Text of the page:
Lithium-ion batteries also need to be handled carefully, with tape placed over each end. (The labor of removing this tape is part of why the cells cost more to recycle.) 

"Why don't we want those button cells touching each other? Because they heat up, short out, and can crack. Take five or six of them, stick 'em end to end, put 'em in your pocket, and see how long you can go. You'll be blown away by how hot they can get. When lithium shorts out, it starts burning. It feeds on air and water. You take a lithium fire, throw water on it, and whatever building you're in will be gone in about two hours."

PC enthusiast readers should remember the recent spate of lithium-ion battery recalls owing to some notable media coverage (see image above). In case you missed the connection with flammable lithium along the way, watch this little video clip. And not even I made the connection with lithium cells and the hazards caused by accidental ingestion. Check out this Consumer Reports video. That's not cool.

I originally looked into this topic when researching a story on e-waste handling in enterprises. But as with so many other tech issues, the problem eventually comes home. E-waste disposal is a serious problem, and these items absolutely shouldn't be going into our landfills. Contact your local recycler and find out where you safely dispose of your hazardous substances. Anticipate that when you buy technology, there will also be a disposal charge when you're done with it. Perhaps if we bore these costs (and the dangers behind them) in mind more often, we'd be less inclined to buy so much.

For more on toxic tech manufacturing and recycling, check out the later chapters in my ebook, Strange Horizons Retrospective, available on Amazon and Smashwords.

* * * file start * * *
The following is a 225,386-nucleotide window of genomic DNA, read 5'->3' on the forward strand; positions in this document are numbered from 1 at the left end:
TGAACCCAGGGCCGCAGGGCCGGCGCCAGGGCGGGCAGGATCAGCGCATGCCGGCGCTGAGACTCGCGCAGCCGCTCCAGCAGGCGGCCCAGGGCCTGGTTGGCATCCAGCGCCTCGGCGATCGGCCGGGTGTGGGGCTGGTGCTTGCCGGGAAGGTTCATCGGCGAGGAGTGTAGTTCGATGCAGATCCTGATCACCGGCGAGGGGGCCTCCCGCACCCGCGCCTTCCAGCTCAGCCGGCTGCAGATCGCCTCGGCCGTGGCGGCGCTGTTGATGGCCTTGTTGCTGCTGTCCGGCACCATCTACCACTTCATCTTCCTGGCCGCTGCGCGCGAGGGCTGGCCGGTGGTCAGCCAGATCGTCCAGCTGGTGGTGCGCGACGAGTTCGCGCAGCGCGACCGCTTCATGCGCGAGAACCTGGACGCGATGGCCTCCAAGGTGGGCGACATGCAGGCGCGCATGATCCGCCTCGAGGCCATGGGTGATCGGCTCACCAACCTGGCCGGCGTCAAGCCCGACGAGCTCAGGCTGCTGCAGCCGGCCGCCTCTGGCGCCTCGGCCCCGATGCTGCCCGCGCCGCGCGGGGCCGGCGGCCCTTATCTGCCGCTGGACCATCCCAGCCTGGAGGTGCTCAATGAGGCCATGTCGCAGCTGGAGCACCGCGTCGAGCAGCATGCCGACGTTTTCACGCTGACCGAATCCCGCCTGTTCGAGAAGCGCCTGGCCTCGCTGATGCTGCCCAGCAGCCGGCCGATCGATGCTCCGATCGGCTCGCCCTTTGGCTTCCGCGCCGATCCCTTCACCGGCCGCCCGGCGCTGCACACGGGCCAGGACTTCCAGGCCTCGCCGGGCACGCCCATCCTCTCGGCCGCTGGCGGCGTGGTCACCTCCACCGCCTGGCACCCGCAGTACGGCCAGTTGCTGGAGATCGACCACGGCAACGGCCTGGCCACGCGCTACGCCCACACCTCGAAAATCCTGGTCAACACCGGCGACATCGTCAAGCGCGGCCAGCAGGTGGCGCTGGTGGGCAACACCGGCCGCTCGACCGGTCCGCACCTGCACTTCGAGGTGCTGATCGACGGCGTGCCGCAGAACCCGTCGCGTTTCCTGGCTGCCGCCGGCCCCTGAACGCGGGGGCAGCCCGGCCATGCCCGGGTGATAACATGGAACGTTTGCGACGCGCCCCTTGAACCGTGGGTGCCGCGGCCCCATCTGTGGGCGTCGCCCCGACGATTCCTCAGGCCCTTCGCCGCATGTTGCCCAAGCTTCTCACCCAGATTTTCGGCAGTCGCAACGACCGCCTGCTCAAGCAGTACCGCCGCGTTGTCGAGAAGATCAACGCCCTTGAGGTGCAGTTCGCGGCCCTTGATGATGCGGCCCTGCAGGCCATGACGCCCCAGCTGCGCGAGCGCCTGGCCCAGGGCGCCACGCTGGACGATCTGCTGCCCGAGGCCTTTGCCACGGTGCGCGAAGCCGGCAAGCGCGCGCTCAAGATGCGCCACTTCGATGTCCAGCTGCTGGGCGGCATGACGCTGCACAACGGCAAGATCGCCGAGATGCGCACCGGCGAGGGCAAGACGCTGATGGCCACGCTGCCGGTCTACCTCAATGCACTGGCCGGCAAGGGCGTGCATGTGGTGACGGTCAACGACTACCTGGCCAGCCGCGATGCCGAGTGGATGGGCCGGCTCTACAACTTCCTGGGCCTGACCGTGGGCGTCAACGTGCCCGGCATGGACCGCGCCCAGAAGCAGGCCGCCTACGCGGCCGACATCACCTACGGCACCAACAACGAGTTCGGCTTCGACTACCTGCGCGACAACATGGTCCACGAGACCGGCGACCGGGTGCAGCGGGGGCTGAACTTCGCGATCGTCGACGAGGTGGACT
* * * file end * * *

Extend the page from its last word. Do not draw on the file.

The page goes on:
Tuesday, November 9, 2010

Sex, Drugs, and Stating the Obvious

This bit of brilliance arrives today courtesy of the AP: "Teens who text 120 times a day or more — and there seems to be a lot of them — are more likely to have had sex or used alcohol and drugs than kids who don't send as many messages, according to provocative new research."

So at a time when online communications are now a normal part of how teens interact, it's somehow surprising that kids who text less, indicating that they're less social, are less prone to be involved in socially risky behavior?

"The study found those who text at least 120 times a day are nearly three-and-a-half times more likely to have had sex than their peers who don't text that much." Yeah, probably because if you're texting that much you know three-and-a-half times as many people to potentially have sex with!

"Hyper-texters were also more likely to have been in a physical fight, binge drink, use illegal drugs or take medication without a prescription." When do they find time for these activities? I thought they were busy texting!

Be warned. The sending of kitty picture messages
could be an indicator of dangerous teen behavior.
This is where the AP story starts to fall apart in earnest: "The texters estimated they average 118 texts per day." So the difference between normal/average and having a 3.5X greater chance of engaging in teen sex is two texts? That's two extra LOLs or OMGs. Maybe we should do a study that correlates teen drug use with the use of smileys, because each of those ominous, round symbols can make up an entire message.

Now, if a teen has text-crazy parents, this could explain the correlation. "Gawd, my mom will not stop texting me! She drives me insane -- I need a beer!"

But we can't make this correlation because the study doesn't break down how much of that 120+ daily texting happened with parents. Or what the nature of the messages were. Or how many smileys they contained. The article sets up technology to be the Agent of Evil, even if the author explicitly tries to state the contrary. A less "provacative" approach might have been to say "More Social Teens Do More Social Things, Including Bad Social Things."

Do teens who text over 120 times each day also play more sports? Are they more involved in student government or other positive extracurricular activities? Do they score higher on standardized tests?

This article and many others like it look to plant fear in the minds of parents and turn them against the technology that could also be used to enrich their children and give them key social and academic advantages.  If parents are doing their jobs properly, their kids will already be behaving like normal, reasonably well-adjusted teens, with or without higher than average amounts of texting.